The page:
In outing my mother, I’m in some ways outing myself as a secret keeper and bearer of unnecessary shame. As the wife of a pastor working within an evangelical Christian denomination in rural Ohio, I don’t talk with my Christian friends about growing up with a homosexual parent. But, then, I often see myself as an accidental Christian, at odds with my religiously conservative Midwestern surroundings. It’s a place where people I know are fond of saying, “Love the sinner; hate the sin.” It’s a place where a child’s acceptance of her mother’s homosexuality is considered capitulation to a set of corrupted values, instead of an adherence to Christianity’s “love thy neighbor as thyself.” It’s a place where reading and finding peace among books by writers like Bechdel, Roth, and Abbott might be thought of as an act of compromise, a dismissal of theological precepts that demand punishment. It’s also the place from which I write to make sense of my depressed, Christian lesbian mother, my spirituality, and my place among religious people I love but don’t fully understand.

I used to live in the same space in my head as many of my religiously conservative loved ones. That space emphasizes being holy rather than loving others. For many Christians, holiness is murky. The Oxford Dictionary says being holy means to be set apart for God’s use, but many fellow evangelical Christians take it to mean pious perfection. As in, God is perfect, so go be perfect (despite acknowledging that perfection is unattainable). The Bible does, in fact, tell Christians to be holy because God is holy. It also tells us God is love. The command to love my neighbor more aptly embodies the Oxford definition of what it means to be holy. Loving my neighbor is more akin to holiness than pious perfection. When I love, I’m more pliable, open-handed. When I love, I embody my spirituality and religion.

It took reading and writing memoir in my mid-thirties to help me fully embrace the person my mother was and is. Coupled with Christ’s teachings, it occurred to me the only way I could stop nurturing my anger against my mother was to love her as I loved myself. Since I couldn’t love myself, I had no idea how to love her. That’s what memoir taught me to do. Inherent in the best memoirs is a grace and generosity of spirit born of trauma, mercy, and forgiveness that morphs from an acceptance and love for one’s self and others. The more I’ve written about my mother, the more my anger has dissipated. And in my mind, this is all the more reason to out her. While this love and acceptance of my mother’s homosexuality may run counter to the theological constructs (namely, that homosexuality is wrong) that govern much of Christianity, I’m willing to accept whatever consequences come. Not because I want to flout those constructs but because my mother is more important to me than all of theology, and it occurs to me that Christ’s teachings might be calling me to love my mother more than I love my theology.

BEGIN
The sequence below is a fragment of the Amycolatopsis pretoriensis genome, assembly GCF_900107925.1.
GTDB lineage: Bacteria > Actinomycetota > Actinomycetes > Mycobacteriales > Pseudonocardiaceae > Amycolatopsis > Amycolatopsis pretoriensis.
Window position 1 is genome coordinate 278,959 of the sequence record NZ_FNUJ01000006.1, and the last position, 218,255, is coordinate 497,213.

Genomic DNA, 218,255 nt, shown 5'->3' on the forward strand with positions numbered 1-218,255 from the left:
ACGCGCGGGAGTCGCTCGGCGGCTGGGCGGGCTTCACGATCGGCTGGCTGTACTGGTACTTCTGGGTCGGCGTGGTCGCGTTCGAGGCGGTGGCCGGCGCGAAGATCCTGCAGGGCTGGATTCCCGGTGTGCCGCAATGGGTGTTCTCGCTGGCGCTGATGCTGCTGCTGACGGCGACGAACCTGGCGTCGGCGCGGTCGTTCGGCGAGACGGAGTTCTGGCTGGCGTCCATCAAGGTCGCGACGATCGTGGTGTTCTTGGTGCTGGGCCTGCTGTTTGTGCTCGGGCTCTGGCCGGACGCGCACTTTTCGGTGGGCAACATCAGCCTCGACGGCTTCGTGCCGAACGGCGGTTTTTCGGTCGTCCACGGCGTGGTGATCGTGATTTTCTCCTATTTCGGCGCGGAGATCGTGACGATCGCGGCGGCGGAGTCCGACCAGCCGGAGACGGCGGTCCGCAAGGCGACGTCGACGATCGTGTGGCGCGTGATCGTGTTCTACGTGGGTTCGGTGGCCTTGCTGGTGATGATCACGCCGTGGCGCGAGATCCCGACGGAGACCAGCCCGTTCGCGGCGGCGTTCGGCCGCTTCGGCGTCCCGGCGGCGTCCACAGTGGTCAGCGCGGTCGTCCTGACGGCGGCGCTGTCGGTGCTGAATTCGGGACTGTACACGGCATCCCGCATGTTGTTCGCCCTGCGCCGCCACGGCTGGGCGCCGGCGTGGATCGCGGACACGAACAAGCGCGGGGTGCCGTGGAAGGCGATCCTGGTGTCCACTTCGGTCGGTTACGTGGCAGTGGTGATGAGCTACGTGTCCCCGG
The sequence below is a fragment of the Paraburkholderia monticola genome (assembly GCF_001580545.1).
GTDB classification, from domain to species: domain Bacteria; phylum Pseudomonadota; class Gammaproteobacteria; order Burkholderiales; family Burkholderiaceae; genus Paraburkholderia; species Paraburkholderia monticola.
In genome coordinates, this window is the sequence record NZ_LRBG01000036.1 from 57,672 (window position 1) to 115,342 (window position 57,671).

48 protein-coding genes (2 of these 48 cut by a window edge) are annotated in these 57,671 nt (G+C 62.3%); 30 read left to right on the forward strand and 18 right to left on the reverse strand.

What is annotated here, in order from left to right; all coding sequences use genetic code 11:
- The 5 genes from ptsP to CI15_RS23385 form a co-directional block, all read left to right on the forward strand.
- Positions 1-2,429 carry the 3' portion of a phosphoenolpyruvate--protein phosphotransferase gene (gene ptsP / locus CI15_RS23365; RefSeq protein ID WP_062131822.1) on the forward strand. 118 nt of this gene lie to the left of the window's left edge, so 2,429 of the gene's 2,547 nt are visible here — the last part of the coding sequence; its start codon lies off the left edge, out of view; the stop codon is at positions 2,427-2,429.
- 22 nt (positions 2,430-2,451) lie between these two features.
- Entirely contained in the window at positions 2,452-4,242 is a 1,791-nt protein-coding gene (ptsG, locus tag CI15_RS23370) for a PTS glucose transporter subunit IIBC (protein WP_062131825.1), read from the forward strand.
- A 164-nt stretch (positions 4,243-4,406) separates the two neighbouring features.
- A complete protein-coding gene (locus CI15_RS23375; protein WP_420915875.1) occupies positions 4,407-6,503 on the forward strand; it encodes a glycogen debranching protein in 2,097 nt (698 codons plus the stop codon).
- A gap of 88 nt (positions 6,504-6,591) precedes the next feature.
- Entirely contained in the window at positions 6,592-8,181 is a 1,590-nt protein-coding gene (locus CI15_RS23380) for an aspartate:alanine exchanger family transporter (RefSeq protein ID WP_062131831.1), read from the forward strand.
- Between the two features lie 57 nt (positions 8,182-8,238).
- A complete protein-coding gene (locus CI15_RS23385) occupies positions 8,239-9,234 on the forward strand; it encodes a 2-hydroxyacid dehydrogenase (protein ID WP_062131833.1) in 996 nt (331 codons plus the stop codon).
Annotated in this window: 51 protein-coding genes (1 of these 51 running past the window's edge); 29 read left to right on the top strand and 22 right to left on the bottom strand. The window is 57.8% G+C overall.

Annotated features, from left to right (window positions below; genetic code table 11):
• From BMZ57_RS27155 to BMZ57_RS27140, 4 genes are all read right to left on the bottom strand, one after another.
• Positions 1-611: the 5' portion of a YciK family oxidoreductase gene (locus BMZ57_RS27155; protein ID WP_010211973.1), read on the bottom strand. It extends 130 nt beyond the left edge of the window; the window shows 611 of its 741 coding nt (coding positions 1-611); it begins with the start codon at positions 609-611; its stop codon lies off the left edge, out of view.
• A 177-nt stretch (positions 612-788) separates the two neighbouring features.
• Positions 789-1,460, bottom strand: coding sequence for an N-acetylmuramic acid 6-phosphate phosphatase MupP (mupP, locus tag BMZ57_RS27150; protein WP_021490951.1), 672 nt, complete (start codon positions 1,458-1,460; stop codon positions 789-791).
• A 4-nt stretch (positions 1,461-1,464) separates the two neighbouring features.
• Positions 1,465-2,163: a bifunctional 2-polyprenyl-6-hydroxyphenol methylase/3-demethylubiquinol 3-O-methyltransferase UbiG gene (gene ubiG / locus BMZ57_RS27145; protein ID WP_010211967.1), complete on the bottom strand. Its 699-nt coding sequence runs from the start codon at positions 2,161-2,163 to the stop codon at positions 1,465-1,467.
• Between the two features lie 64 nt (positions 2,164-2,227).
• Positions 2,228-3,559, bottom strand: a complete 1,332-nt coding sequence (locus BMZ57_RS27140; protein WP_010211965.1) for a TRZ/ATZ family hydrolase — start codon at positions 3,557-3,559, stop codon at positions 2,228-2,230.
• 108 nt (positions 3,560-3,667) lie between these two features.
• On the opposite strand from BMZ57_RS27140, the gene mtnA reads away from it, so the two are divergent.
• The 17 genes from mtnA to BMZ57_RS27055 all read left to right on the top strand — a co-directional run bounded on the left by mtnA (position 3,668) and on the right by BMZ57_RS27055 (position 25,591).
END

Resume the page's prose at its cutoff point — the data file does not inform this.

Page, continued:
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3 responses to “How Memoir Saved My Life

  1. Pingback: The Mother Wall Hothouse

  2. Beautiful writing. You write so well I can feel your emotions.
    I too am writing a memoir. It’s about my journey through my mother’s cancer and eventual death at 55 years young. I started writing it in hopes that one day it will be published and help others navigate the murky waters of grief. However, it has been so cathartic for me. I have dealt with my own grief and come to terms on how my mother handled her cancer through my journals and writing. Writing my memoir has been the greatest tool in getting past the hardest time in my life.

    • Thank you for sharing this with me. I feel the same way about my own writing and how it’s helped me move past anger and into love. I wish you all the best as you continue your memoir.